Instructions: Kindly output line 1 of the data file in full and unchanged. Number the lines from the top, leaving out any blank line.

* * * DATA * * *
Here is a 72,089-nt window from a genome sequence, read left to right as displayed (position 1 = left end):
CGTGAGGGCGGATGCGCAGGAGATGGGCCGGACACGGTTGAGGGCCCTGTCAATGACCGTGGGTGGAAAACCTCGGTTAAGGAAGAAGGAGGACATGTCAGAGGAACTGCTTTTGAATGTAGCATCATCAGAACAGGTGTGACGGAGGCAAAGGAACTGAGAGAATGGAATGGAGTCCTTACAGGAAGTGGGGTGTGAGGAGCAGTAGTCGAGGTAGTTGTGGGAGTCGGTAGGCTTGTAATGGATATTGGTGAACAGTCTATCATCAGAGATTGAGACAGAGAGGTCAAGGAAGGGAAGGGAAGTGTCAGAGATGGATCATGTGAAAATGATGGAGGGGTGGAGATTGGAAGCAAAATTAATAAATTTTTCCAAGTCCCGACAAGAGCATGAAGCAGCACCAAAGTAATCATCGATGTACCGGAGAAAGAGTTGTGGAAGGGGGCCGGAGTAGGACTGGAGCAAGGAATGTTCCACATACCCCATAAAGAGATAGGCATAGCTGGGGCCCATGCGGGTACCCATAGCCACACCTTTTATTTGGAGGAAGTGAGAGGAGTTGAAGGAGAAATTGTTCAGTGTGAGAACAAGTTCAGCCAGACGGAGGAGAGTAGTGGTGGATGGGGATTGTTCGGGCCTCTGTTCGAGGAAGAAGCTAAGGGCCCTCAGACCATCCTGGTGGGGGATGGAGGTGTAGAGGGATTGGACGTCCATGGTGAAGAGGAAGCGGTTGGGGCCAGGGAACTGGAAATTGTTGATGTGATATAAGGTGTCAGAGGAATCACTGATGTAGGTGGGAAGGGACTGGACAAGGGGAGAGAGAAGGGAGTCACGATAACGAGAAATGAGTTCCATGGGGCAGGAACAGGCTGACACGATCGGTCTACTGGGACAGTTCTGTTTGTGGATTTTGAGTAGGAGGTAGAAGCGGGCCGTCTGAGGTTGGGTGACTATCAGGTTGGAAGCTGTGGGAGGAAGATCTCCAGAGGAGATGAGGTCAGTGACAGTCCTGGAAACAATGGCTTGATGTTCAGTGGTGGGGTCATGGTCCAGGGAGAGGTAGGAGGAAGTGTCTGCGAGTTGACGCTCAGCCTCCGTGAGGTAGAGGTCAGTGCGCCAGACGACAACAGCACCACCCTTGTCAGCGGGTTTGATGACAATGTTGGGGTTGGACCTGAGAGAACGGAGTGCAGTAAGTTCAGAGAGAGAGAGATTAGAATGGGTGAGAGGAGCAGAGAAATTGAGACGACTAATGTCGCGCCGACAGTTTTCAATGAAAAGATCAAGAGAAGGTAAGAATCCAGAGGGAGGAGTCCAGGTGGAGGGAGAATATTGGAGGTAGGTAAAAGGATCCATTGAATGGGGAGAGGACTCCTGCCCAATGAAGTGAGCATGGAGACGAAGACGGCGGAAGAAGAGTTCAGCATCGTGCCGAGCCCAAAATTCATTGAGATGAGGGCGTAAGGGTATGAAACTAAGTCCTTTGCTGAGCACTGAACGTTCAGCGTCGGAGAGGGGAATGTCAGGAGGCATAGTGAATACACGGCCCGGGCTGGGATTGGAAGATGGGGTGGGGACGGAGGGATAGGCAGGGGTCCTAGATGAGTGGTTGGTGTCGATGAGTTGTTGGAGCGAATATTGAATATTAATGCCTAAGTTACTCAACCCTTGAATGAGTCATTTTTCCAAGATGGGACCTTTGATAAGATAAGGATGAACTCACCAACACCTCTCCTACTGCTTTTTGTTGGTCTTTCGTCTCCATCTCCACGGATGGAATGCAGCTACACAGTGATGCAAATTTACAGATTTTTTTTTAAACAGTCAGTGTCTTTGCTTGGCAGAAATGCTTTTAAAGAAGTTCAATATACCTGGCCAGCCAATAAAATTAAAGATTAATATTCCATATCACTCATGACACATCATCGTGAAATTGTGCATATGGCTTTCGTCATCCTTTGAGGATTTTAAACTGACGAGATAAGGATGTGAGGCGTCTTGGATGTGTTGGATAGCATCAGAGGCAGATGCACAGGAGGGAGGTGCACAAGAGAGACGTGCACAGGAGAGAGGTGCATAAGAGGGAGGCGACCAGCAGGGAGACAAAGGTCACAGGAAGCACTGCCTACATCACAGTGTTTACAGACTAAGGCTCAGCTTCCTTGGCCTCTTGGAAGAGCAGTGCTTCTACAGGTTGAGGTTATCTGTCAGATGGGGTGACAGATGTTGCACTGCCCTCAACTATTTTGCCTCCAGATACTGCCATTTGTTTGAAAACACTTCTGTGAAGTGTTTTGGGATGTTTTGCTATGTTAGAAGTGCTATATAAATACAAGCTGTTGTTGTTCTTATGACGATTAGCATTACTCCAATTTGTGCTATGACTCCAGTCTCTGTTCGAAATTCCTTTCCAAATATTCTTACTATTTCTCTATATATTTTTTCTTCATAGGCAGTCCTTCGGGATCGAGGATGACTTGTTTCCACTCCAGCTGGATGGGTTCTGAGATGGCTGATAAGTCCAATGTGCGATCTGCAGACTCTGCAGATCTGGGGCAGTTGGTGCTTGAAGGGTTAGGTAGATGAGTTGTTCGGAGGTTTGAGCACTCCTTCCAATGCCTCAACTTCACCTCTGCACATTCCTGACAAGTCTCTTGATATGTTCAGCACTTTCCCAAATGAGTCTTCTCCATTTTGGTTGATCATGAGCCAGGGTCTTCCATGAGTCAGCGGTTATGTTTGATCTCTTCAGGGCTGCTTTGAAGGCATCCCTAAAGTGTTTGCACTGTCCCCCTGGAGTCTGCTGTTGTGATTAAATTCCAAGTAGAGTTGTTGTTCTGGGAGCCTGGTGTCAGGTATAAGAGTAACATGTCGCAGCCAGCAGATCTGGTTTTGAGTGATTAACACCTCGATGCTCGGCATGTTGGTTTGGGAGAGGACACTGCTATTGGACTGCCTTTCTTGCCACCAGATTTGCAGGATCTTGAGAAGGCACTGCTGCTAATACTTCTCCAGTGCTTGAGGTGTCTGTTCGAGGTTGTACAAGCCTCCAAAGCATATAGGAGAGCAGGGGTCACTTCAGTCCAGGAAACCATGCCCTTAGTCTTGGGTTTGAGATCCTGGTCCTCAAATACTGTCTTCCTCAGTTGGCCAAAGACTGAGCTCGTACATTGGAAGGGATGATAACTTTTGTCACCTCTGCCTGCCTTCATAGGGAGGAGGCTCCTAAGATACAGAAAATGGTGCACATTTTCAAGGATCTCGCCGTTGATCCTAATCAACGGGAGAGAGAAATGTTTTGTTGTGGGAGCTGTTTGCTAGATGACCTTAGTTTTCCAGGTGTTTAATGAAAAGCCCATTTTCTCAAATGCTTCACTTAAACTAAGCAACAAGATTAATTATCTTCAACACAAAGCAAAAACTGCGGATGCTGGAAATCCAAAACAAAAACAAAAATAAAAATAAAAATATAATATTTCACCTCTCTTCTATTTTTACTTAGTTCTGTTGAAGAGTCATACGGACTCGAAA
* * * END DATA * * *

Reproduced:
Here is a 72,089-nt window from a genome sequence, read left to right as displayed (position 1 = left end):